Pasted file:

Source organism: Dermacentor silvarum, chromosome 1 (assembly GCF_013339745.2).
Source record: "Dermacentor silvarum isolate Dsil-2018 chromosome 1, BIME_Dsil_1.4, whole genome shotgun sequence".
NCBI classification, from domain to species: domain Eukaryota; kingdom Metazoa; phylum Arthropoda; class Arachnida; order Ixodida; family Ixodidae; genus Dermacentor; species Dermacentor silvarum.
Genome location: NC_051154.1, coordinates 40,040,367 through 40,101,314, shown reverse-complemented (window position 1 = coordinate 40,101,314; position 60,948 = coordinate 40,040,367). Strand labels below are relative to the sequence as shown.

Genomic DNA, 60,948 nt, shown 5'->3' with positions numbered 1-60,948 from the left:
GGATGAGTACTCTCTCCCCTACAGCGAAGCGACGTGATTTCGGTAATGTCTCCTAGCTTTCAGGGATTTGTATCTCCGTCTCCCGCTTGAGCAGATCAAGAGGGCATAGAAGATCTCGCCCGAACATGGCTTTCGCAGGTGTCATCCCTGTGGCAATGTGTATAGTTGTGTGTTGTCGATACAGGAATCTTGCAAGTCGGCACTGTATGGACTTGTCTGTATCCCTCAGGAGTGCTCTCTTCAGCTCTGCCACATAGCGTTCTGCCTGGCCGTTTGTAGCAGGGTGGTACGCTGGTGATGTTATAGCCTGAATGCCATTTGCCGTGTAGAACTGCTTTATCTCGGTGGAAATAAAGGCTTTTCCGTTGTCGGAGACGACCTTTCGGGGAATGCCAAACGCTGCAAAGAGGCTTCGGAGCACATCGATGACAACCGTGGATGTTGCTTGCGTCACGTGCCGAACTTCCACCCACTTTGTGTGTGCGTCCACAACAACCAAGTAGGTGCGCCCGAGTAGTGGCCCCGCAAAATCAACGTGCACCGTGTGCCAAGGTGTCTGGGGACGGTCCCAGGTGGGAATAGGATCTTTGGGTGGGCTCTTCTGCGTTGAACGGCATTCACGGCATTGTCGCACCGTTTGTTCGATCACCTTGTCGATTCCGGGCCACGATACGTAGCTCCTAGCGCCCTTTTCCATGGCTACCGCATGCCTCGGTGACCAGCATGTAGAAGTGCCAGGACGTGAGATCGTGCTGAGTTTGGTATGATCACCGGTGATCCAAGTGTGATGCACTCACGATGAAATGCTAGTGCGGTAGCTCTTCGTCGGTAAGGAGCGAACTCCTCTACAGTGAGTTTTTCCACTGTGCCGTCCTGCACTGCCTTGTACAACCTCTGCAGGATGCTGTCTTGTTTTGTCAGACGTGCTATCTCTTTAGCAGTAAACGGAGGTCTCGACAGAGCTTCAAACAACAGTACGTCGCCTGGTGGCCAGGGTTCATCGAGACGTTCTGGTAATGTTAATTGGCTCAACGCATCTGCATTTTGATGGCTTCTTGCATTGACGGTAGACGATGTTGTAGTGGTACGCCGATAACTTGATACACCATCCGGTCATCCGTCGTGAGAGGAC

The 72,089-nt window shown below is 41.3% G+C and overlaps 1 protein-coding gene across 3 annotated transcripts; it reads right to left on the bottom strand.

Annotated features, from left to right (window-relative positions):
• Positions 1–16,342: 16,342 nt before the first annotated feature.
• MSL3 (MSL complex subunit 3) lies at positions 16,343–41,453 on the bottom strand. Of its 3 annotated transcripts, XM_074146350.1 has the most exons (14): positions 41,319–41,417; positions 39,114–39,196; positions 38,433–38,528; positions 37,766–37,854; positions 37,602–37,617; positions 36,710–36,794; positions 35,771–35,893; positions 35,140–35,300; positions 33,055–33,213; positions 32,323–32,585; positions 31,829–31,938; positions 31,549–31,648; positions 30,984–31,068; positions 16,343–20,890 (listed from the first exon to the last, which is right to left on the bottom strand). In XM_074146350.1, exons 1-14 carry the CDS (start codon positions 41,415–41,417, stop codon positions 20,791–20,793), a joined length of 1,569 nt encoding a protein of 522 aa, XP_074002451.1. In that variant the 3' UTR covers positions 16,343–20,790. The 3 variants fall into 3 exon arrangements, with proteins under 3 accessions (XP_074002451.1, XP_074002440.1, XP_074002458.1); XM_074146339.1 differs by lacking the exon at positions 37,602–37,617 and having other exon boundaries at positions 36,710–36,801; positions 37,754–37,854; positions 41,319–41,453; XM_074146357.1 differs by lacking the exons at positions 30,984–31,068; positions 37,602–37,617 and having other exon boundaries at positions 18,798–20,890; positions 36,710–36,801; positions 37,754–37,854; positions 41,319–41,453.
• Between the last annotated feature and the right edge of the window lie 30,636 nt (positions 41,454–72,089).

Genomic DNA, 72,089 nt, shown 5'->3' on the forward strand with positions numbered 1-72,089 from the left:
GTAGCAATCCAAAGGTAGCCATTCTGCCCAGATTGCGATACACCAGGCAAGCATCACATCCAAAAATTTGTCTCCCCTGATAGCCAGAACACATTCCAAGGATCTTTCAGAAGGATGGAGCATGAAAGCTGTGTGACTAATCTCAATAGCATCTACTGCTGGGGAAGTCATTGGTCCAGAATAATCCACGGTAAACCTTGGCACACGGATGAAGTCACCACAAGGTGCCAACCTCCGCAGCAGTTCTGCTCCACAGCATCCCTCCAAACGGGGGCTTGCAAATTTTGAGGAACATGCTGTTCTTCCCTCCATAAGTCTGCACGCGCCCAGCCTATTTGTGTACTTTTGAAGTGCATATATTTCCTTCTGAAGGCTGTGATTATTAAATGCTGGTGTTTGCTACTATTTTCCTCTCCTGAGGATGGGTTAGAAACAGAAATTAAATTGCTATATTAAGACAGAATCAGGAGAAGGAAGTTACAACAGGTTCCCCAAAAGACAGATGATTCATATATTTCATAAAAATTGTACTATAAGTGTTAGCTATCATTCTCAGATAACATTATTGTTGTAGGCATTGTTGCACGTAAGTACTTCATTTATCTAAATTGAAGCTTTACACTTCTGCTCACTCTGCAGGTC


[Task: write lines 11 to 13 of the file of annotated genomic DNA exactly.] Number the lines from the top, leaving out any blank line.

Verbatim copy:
• Between the last annotated feature and the right edge of the window lie 30,636 nt (positions 41,454–72,089).

Genomic DNA, 72,089 nt, shown 5'->3' on the forward strand with positions numbered 1-72,089 from the left:
GTAGCAATCCAAAGGTAGCCATTCTGCCCAGATTGCGATACACCAGGCAAGCATCACATCCAAAAATTTGTCTCCCCTGATAGCCAGAACACATTCCAAGGATCTTTCAGAAGGATGGAGCATGAAAGCTGTGTGACTAATCTCAATAGCATCTACTGCTGGGGAAGTCATTGGTCCAGAATAATCCACGGTAAACCTTGGCACACGGATGAAGTCACCACAAGGTGCCAACCTCCGCAGCAGTTCTGCTCCACAGCATCCCTCCAAACGGGGGCTTGCAAATTTTGAGGAACATGCTGTTCTTCCCTCCATAAGTCTGCACGCGCCCAGCCTATTTGTGTACTTTTGAAGTGCATATATTTCCTTCTGAAGGCTGTGATTATTAAATGCTGGTGTTTGCTACTATTTTCCTCTCCTGAGGATGGGTTAGAAACAGAAATTAAATTGCTATATTAAGACAGAATCAGGAGAAGGAAGTTACAACAGGTTCCCCAAAAGACAGATGATTCATATATTTCATAAAAATTGTACTATAAGTGTTAGCTATCATTCTCAGATAACATTATTGTTGTAGGCATTGTTGCACGTAAGTACTTCATTTATCTAAATTGAAGCTTTACACTTCTGCTCACTCTGCAGGTC